Processing is based on learning some new things about oneself or one's life. To do that one first needs to realize that there is something one doesn't know. Then one needs to work on finding out what that is. And then when one discovers it one can enjoy the surprise and the learning that comes out of that.
Sometimes it might appear that all we are after in processing is a good explanation of what is going on, a realization of what the truth is. However, that is only on the surface. The client might put a lot of value in the realization that she gets. But it is not at all what processing is about. A realization is only a piece of candy that can occupy the conscious mind for a while. It is at best a sign that deeper change has taken place.
Change really happens when the person simply makes her reality different. That means it will feel different, and she will have different perceptions of it. The underlying thoughts and intentions might be different. None of this has anything to do with logic.
The logical analysis of what went on is a secondary phenomenon. It is not at the core of the matter, but is only secondary considerations and reactions. It might be very satisfying to the person's conscious mind, and as such might back up and reinforce the change that takes place.
But a person who specializes in intellectual explanations can often be found to have a tendency to mistake the identifications in their mind for the real world. They are so fluent with symbols and meanings that they have forgotten that those symbols were referring to something real.
So, if such a person looks as processing as simply a way of figuring things out, then we might be in for a bit of trouble. Because an intellectual might already have figured a lot of things out (mentally) and might be unwilling to deal with those areas that are already figured out. She might very well insist on using her logical explanations as a starting point from which to find out something new.
Well, that doesn't really work. Our intentions in processing go quite contrary to that. We are working on undoing fixed mental explanations and getting people to perceive and experience the real dynamic world. We want to replace explanations with perceptions, we want to replace fixedness with dynamics, we want to replace speculation with experience.
Intellectually fixed people are not as likely to seek you out as people who are more ready to change. Unless of course they somehow have worked the participation in processing into their picture of a correct world. That doesn't make it better, even if they are eager and enthusiastic about what they are going to do with you.
For a person to be involved in a session, she needs to be open-minded, ready to discover something that she doesn't know. Preconceived ideas against that will stand in your way.
Of course everybody who walks in will have fixednesses, preconceived ideas, blind spots, false explanations, and so forth. That is what we are there to help them out of, of course. That is routine. We ask them questions that they've never thought of and get them to see things a new way so that suddenly there is a way around their limitations.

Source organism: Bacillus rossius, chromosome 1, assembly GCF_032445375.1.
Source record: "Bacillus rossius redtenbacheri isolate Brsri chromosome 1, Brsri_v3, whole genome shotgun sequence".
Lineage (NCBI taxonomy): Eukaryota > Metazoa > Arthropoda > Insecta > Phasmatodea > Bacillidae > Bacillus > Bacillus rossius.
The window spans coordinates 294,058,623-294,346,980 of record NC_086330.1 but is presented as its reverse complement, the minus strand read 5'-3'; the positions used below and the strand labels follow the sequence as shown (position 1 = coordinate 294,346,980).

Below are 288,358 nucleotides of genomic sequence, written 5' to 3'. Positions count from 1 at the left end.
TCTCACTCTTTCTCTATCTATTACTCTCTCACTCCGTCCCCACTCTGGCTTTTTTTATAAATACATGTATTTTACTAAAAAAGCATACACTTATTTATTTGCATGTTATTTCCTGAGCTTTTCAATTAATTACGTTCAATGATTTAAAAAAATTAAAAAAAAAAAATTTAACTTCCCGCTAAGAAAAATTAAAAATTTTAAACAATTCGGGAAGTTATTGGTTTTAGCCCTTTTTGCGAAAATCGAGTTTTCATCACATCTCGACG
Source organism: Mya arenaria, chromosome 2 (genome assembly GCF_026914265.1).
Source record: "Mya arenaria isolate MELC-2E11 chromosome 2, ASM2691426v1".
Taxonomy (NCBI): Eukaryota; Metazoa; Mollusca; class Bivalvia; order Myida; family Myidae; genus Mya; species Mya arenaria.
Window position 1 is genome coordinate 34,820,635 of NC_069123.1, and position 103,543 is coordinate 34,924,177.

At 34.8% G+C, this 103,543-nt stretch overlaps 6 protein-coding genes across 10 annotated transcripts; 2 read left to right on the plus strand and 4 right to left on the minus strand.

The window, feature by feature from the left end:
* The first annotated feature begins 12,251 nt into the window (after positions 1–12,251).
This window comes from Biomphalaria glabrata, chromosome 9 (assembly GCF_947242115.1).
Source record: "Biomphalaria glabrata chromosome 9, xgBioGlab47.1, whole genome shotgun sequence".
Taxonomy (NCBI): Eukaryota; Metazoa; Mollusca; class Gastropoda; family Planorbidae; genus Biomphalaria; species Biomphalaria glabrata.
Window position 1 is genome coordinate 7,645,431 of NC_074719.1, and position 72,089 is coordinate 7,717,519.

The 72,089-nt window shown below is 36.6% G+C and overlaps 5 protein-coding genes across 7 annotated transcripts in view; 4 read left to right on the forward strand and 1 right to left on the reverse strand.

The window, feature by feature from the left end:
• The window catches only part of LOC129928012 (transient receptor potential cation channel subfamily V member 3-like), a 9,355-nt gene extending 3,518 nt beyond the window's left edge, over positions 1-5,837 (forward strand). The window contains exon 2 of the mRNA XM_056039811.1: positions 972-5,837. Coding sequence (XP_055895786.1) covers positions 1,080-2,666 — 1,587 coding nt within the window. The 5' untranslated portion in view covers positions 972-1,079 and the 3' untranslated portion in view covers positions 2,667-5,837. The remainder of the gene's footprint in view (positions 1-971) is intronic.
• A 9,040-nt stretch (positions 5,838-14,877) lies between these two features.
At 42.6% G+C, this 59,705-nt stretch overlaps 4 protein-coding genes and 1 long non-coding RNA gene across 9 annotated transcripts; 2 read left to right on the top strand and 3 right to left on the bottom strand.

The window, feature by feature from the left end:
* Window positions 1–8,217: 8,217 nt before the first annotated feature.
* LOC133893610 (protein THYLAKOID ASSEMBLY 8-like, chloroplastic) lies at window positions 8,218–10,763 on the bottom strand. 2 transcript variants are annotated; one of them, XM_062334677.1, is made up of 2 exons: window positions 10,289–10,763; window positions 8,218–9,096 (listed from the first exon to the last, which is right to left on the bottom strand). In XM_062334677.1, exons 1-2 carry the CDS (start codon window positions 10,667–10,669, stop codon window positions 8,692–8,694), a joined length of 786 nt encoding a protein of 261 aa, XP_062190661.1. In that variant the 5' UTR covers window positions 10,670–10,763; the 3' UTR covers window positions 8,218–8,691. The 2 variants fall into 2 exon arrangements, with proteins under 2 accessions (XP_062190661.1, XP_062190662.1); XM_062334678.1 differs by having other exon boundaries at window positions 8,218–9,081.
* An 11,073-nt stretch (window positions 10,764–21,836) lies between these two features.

But the trouble is if the client has overall beliefs that hinder the change of their mind. If the client has a fixed idea, no problem, we can change that. But if she has a fixed idea and above that a belief that the fixed idea should never change, that gets a bit more tricky.
A fixed explanations is in itself not a problem. But if the fixed explanation is very logically satisfying to the person and she then adds the consideration that it serves her really well, then we have a bit more work cut out for us.
A similar thing occurs with people who adhere to particular belief systems, for example a religious denomination. Not only are there certain fixed ideas involved, but most likely the person has placed an overall blanket conclusion on the whole subject. Like "This is what God says, so it is unchangeable".
Often the people who routinely will make the most powerful changes in the fastest possible way are the ones with open minds and few pre-conceived ideas. Ironically that often means that a naive and uneducated, but motivated, person can progress faster than a highly intelligent person who has studied her whole life for it.
There are of course degrees of all of this. What is in our way is mostly identifications. The more identifications the person has and the more complex, multi-layered, and logically satisfying they are to her, the more work we have laid out for us.
It is all a matter of technique, of course. Any client will only appear difficult if we aren't using the right approach.
For a client who has blanket beliefs about the logic or beauty of her collection of identifications, the best choice is to address the general blanket beliefs first. You might not recognize the situation right away, or you might have a bit of trouble locating the exact big fixed idea she is using, or persuading her to give it up when it has served her so well for a long time, but that will be the best time you can spend.
Really one can't know too much. But one can have a fake knowledge that is so convincing that one isn't even glancing at reality.